In case you were curious about what the people who bring you news have been up to, the Georgia Scholastic Press Association Conference took place at the University of Georgia this past Thursday. But news never sleeps, so in the midst of learning more about the craft of reporting, we’re here to bring you the lowdown on this week’s top stories. From polling to protests and recalls to recants, the news always has a little something for everyone.
Presidential Polling (10/24)
As the Presidential General Election is quickly approaching, Donald Trump’s campaign is losing steam. The Republican nominee is pulling lower approval ratings, which are beginning to undermine his candidacy as the next president.
According to the most recently released ABC News poll, 56 percent of Democratic nominee Hillary Clinton’s backers state that they are voting for her because they favor her, not because they are simply anti-Trump. Only 46 percent of Trump’s backers, however, state that they genuinely support him. The other 54 percent state that they are motivated to vote for him in order to stand in opposition to Clinton.
Clinton’s campaign has picked up speed as it nears election time. Enthusiasm among her supporters has risen a shocking 16 percent since the beginning of September, setting a record high at 52 percent. Trump’s enthusiasm advantage has fallen behind since Labor Day, now putting him behind Clinton in the polls. Valen messed this up
Voters across the country will take to the booths on Tuesday, Nov. 8, while early voting in Georgia began Oct. 17 and closes on Nov. 4.
Australian Theme Park Tragedy (10/25)
Tuesday, a malfunction occurred on the River Rapids ride at an Australian theme park that lead to the death of four people. It occurred at the popular venue, Dreamworld, that is on Queensland State’s Gold coast. The two men and the two women were all in the same circular raft that was traveling down a man-made river when a major flaw occurred.
So far, park administrators and police are trying to figure out what exactly went wrong because the ride had no problems before. This is the first serious accident to happen at the park, and it is expected to be closed down for a few days. The ride will be shut down until it is fixed, but until then, all of the other rides will be open to everyone.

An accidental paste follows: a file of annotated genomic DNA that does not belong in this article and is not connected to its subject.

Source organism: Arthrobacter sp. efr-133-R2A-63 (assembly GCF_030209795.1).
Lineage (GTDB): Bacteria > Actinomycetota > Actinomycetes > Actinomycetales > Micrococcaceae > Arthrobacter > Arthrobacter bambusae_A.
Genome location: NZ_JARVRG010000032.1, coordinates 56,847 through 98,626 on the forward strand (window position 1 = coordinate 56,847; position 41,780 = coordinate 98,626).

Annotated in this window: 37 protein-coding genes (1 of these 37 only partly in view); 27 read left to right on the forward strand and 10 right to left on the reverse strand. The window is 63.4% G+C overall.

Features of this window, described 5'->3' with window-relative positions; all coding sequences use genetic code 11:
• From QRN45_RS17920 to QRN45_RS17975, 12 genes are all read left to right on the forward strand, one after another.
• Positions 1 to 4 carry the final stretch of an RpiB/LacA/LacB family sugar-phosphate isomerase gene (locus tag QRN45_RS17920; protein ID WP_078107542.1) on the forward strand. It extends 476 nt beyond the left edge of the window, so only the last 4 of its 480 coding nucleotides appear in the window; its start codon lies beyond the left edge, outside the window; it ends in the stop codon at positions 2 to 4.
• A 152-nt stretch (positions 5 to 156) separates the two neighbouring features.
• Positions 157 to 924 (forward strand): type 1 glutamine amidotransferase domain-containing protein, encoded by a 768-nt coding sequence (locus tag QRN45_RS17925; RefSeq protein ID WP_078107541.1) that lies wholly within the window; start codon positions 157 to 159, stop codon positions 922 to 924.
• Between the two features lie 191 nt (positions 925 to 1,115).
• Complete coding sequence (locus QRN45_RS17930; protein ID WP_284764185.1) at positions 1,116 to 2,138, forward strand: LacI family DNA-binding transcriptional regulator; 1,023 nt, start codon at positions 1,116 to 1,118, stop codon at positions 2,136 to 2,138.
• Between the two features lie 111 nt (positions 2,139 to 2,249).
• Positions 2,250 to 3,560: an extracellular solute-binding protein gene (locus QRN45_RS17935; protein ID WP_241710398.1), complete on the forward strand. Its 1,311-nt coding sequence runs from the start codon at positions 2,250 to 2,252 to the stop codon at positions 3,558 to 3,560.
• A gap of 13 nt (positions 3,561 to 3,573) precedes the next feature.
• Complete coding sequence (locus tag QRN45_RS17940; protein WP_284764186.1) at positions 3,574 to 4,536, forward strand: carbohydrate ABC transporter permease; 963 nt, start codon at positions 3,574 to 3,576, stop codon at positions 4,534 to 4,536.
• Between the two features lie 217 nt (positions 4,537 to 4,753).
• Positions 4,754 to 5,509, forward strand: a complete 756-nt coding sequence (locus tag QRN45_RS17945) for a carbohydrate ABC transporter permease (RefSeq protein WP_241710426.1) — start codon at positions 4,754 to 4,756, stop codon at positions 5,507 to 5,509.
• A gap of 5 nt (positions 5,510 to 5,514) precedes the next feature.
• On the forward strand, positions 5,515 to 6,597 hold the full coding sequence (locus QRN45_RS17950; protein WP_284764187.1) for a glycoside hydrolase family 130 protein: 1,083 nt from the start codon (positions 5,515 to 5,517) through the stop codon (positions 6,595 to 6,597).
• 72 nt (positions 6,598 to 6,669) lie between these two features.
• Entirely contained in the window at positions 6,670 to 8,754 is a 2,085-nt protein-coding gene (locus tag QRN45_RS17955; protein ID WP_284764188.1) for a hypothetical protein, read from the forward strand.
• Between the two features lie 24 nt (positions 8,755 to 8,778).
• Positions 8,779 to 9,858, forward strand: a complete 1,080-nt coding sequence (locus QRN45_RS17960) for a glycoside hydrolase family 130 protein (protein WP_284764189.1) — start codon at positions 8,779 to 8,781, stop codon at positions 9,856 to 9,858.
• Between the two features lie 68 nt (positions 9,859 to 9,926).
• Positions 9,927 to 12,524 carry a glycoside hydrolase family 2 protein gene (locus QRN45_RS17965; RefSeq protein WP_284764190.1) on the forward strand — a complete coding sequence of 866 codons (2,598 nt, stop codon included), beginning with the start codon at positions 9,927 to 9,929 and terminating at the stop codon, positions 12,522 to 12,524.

Toyota Vehicle Recall (10/26)
Wednesday, the Toyota Motor Corporation made a recall of over 5.8 million or their cars worldwide, due to a possible flaw with the airbag inflators, which have a compound in them that can explode when subjected to heat. Worldwide, over 16 people have died due to this flaw.
The Corolla and the Vitz models are among those being recalled, with a majority of them in the United States. The recall has been going on since 2008 but it hasn’t officially started until now. This whole issue may be the reason that Toyota Stock is down 6.5 percent this year alone, especially due to this being a recurring problem in Toyota Corporation’s cars. So far, Toyota has not made any official announcement.
The Vatican vs. Scattering of Ashes (10/27)
Catholics must reconsider their plans for the dead after new decisions were made by the Pope and the Vatican this past Tuesday. According to the Catholic Church the act of scattering cremated ashes is now against God and another method must be used. Prior to these beliefs, the Catholic Church was already against the cremation of people due to the way it made Resurrection seem less important. These guidelines were overlooked, however, to help people’s finances. Now the guidelines are becoming stricter.
The majority of Catholics enjoy scattering their loved ones’ ashes after their cremation. Pope Francis’s opinion differs on the matter and he believes that a person’s ashes needs containment in one place. The pope also created a rule that states people’s ashes must be kept at a church in designated areas such as a cemetery. The only circumstances that allow ashes in the home is if the church is in a dangerous area. This prevents ashes from being lost, destroyed, or stolen by people against the church.
Oil Pipeline Protest (10/28)
For the past few months, activists have protested the Dakota Access oil pipeline in North Dakota, which reached its highest point on Friday. Protesters attempted to block off construction, creating roadblocks and setting vehicles on fire on a state highway. Police forces arrested a total of 141 people, including a woman who fired at officers and almost shot a deputy. According to ABC News, the Standing Rock Sioux Tribe and other individuals believe that extended chaos and protesting “could endanger water supplies and disturb cultural sites.”
Officers came to the scene prepared with riot gear; however, they did not fire on protesters or resort to serious violence. In the midst of the chaotic protesting, construction has continued on the privately-owned lands. Activists directly blocked the path of construction for the first time this past weekend, planting themselves on the land belonging to Energy Transfer Partners. Despite the temporary end to the conflict, ABC News reports that protest camp spokesman Cody Hall said that protesters do not plan to abandon their efforts any time soon.